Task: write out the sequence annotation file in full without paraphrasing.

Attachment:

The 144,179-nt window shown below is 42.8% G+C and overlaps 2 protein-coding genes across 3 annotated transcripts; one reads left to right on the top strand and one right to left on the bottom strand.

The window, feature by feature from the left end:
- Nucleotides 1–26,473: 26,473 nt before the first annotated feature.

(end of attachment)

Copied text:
The 144,179-nt window shown below is 42.8% G+C and overlaps 2 protein-coding genes across 3 annotated transcripts; one reads left to right on the top strand and one right to left on the bottom strand.

The window, feature by feature from the left end:
- Nucleotides 1–26,473: 26,473 nt before the first annotated feature.